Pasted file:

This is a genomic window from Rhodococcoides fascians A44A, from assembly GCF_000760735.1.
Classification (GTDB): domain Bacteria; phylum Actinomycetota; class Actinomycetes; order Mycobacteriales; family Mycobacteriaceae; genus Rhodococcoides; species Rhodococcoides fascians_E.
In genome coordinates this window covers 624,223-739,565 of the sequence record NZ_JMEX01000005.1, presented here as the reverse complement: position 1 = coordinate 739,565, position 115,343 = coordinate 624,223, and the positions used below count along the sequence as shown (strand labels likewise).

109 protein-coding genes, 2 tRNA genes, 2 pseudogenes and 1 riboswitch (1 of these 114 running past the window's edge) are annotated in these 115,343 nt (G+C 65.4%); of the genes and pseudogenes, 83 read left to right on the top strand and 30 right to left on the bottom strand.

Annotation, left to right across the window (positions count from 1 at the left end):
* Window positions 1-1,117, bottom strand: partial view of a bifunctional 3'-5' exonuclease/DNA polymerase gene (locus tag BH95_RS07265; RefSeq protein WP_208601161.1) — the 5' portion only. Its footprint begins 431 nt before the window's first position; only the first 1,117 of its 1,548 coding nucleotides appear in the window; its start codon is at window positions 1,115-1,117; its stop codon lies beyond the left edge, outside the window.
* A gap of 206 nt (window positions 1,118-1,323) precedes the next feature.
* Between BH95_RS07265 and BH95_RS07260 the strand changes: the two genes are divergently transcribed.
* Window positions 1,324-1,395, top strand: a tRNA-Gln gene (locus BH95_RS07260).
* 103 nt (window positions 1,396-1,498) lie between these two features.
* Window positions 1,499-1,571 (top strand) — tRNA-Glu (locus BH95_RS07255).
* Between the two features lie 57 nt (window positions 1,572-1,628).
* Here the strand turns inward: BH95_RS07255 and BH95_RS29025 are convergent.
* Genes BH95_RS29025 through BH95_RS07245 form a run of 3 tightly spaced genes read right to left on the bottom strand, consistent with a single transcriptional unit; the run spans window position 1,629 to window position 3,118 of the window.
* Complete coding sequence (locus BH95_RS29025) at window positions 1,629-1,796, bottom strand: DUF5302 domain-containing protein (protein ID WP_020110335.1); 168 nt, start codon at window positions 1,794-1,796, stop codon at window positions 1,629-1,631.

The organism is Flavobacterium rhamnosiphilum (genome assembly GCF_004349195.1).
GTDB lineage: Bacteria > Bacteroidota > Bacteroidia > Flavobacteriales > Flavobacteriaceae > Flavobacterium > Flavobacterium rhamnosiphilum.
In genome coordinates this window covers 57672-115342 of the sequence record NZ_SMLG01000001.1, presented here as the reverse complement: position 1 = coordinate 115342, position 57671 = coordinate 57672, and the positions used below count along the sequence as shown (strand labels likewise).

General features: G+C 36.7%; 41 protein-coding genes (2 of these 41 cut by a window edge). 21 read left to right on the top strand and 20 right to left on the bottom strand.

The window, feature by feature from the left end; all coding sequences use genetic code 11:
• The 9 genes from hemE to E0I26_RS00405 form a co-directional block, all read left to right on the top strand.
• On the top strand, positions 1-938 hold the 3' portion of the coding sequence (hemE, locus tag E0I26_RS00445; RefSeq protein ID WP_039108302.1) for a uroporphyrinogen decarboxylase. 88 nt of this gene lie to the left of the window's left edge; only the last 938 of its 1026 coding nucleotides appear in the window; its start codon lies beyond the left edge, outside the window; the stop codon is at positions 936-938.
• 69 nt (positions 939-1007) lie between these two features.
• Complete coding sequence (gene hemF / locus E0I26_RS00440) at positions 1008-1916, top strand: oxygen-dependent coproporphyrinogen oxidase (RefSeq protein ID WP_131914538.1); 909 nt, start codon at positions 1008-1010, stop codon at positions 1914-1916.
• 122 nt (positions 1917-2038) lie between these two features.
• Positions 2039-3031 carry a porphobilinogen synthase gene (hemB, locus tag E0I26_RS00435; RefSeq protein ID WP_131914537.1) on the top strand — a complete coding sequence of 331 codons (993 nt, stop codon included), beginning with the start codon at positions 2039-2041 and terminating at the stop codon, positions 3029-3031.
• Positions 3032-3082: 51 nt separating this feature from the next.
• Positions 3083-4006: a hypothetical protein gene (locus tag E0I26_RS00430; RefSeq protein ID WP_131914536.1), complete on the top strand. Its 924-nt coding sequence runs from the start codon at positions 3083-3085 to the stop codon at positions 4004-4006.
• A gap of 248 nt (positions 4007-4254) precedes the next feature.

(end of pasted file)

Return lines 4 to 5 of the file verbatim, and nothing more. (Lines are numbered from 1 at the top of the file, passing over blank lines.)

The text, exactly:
109 protein-coding genes, 2 tRNA genes, 2 pseudogenes and 1 riboswitch (1 of these 114 running past the window's edge) are annotated in these 115,343 nt (G+C 65.4%); of the genes and pseudogenes, 83 read left to right on the top strand and 30 right to left on the bottom strand.

Annotation, left to right across the window (positions count from 1 at the left end):